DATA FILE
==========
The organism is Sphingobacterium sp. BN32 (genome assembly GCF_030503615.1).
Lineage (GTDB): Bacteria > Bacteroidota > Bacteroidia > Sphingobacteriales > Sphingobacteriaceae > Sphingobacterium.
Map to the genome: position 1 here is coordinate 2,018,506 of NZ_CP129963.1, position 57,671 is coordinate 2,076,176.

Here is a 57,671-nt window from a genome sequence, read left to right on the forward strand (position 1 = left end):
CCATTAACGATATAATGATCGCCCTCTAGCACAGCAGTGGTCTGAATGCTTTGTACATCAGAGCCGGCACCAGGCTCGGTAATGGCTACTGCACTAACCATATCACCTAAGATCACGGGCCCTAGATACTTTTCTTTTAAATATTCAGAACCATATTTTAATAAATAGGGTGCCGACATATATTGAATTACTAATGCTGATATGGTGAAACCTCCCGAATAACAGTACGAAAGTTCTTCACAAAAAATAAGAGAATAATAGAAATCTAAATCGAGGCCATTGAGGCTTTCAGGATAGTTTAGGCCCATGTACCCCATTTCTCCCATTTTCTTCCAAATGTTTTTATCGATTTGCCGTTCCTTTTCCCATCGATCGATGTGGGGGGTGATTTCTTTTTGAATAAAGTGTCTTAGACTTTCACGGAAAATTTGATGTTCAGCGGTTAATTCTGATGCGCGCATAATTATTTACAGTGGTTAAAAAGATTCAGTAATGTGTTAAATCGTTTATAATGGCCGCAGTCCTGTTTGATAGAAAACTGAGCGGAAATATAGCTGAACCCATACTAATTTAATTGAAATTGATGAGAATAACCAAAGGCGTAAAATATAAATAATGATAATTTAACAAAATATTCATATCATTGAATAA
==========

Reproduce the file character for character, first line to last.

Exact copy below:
The organism is Sphingobacterium sp. BN32 (genome assembly GCF_030503615.1).
Lineage (GTDB): Bacteria > Bacteroidota > Bacteroidia > Sphingobacteriales > Sphingobacteriaceae > Sphingobacterium.
Map to the genome: position 1 here is coordinate 2,018,506 of NZ_CP129963.1, position 57,671 is coordinate 2,076,176.

Here is a 57,671-nt window from a genome sequence, read left to right on the forward strand (position 1 = left end):
CCATTAACGATATAATGATCGCCCTCTAGCACAGCAGTGGTCTGAATGCTTTGTACATCAGAGCCGGCACCAGGCTCGGTAATGGCTACTGCACTAACCATATCACCTAAGATCACGGGCCCTAGATACTTTTCTTTTAAATATTCAGAACCATATTTTAATAAATAGGGTGCCGACATATATTGAATTACTAATGCTGATATGGTGAAACCTCCCGAATAACAGTACGAAAGTTCTTCACAAAAAATAAGAGAATAATAGAAATCTAAATCGAGGCCATTGAGGCTTTCAGGATAGTTTAGGCCCATGTACCCCATTTCTCCCATTTTCTTCCAAATGTTTTTATCGATTTGCCGTTCCTTTTCCCATCGATCGATGTGGGGGGTGATTTCTTTTTGAATAAAGTGTCTTAGACTTTCACGGAAAATTTGATGTTCAGCGGTTAATTCTGATGCGCGCATAATTATTTACAGTGGTTAAAAAGATTCAGTAATGTGTTAAATCGTTTATAATGGCCGCAGTCCTGTTTGATAGAAAACTGAGCGGAAATATAGCTGAACCCATACTAATTTAATTGAAATTGATGAGAATAACCAAAGGCGTAAAATATAAATAATGATAATTTAACAAAATATTCATATCATTGAATAA